Even in countries where market forces primarily set wage rates, studies show that there are still differences in remuneration for work based on sex and race. For example, according to the U.S. Bureau of Labor Statistics, in 2007 women of all races made approximately 80% of the median wage of their male counterparts. This is likely due to the supply and demand for women in the market because of family obligations.[7] Similarly, white men made about 84% the wage of Asian men, and black men 64%.[8] These are overall averages and are not adjusted for the type, amount, and quality of work done.

Wages in the United States

Historical graph of real wages in the US from 1964 to 2005.
Historical graph of real wages in the US from 1964 to 2005.

Seventy-five million workers earned an hourly wage in the United States in 2012, making up 59% of employees.[9] In the United States, wage rates for most workers are set by market forces, or else by collective bargaining, where a labor union negotiates on the workers' behalf. The Fair Labor Standards Act establishes a minimum wage at the federal level that all states must abide by, among other provisions. Fourteen states and a number of cities have set their own minimum wage rates that are higher than the federal level. For certain federal or state government contacts, employers must pay the so-called prevailing wage as determined according to the Davis-Bacon Act or its state equivalent. Activists have undertaken to promote the idea of a living wage rate which account for living expenses and other basic necessities, setting the living wage rate much higher than current minimum wage laws require. The minimum wage rate is there to protect the well being of the working class.[10]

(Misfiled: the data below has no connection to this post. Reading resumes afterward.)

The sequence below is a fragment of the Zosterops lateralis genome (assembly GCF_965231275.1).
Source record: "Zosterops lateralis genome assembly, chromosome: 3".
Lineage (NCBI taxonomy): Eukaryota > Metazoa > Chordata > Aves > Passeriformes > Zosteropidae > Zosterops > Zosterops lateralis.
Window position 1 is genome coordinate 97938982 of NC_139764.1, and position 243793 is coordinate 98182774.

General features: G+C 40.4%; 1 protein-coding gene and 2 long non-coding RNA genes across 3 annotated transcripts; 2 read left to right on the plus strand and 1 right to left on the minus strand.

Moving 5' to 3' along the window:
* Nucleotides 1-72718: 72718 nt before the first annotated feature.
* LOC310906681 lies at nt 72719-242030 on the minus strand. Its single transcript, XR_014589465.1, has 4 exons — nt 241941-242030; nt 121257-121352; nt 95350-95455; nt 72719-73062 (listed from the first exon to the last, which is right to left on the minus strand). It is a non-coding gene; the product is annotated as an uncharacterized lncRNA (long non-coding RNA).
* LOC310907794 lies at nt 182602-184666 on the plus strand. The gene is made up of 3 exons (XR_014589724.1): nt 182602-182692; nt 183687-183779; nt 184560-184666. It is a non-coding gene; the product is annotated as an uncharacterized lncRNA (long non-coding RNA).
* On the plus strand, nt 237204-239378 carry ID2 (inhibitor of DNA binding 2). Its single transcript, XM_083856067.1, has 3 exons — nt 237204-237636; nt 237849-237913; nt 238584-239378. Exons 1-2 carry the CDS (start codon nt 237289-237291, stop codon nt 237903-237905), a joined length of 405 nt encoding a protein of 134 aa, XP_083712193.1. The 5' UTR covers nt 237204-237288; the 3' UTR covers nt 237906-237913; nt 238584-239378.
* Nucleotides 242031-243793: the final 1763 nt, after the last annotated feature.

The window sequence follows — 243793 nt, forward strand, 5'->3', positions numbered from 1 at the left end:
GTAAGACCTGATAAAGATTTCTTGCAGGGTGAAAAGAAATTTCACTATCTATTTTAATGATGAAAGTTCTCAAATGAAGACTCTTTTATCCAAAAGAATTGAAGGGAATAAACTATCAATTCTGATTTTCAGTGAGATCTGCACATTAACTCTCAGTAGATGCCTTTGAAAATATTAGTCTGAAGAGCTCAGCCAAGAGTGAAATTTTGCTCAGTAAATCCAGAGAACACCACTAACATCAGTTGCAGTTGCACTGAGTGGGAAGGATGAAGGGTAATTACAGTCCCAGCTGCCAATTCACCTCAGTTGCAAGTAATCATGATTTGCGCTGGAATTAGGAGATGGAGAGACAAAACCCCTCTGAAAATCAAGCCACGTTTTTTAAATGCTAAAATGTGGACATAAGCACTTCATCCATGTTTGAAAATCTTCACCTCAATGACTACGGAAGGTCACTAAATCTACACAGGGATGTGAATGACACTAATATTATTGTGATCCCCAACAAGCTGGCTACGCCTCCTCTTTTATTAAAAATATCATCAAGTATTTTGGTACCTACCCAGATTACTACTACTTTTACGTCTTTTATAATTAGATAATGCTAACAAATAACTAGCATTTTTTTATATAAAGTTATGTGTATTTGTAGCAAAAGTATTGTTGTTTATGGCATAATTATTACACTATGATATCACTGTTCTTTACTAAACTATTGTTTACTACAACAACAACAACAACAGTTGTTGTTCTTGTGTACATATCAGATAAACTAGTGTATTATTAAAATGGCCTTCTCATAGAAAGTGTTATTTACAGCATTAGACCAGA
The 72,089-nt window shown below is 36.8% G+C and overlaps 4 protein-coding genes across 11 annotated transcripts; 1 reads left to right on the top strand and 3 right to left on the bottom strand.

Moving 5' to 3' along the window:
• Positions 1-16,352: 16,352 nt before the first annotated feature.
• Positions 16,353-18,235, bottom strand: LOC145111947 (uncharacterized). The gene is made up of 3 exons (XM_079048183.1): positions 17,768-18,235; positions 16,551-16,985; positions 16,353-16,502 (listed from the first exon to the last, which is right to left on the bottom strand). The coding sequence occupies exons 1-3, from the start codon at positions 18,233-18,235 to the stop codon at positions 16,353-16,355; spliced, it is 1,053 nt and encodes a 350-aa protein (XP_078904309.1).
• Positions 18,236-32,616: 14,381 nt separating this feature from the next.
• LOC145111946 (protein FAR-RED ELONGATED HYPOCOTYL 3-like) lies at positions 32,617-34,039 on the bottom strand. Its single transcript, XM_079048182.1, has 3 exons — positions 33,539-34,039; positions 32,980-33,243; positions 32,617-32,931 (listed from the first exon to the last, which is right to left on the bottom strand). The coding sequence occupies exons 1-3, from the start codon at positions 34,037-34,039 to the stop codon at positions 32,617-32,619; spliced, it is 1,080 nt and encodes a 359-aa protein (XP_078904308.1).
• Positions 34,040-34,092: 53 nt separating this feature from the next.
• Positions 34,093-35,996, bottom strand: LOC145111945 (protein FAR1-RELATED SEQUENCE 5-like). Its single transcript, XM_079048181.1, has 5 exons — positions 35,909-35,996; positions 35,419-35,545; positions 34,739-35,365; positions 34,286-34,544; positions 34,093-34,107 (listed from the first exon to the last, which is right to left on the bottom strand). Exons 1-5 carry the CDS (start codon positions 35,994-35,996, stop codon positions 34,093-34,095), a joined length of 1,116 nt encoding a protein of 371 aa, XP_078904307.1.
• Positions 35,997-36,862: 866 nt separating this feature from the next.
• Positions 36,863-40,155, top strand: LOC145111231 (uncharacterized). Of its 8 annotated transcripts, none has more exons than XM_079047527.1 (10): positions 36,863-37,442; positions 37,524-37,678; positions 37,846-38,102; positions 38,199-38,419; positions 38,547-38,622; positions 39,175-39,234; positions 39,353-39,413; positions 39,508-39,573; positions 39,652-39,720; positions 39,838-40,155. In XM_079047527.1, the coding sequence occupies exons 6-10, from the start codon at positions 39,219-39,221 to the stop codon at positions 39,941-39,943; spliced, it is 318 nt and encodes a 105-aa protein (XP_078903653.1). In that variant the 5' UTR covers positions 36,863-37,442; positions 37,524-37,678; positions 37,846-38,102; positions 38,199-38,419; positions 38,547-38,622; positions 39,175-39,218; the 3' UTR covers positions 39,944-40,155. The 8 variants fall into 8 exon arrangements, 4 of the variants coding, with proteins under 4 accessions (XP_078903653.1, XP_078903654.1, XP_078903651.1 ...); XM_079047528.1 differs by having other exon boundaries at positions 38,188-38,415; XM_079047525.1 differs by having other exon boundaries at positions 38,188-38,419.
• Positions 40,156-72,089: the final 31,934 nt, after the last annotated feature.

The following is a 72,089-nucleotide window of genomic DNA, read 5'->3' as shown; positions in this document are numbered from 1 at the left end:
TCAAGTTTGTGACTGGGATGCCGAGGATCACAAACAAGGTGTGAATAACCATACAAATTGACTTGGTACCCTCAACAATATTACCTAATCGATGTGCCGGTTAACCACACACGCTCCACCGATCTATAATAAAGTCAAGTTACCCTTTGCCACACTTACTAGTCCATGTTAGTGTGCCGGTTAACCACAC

Legal Definitions

For purposes of federal income tax withholding, 26 U.S.C. § 3401(a) defines the term "wages" specifically for chapter 24 of the Internal Revenue Code:

"For purposes of this chapter, the term “wages” means all remuneration (other than fees paid to a public official) for services performed by an employee for his employer, including the cash value of all remuneration (including benefits) paid in any medium other than cash;"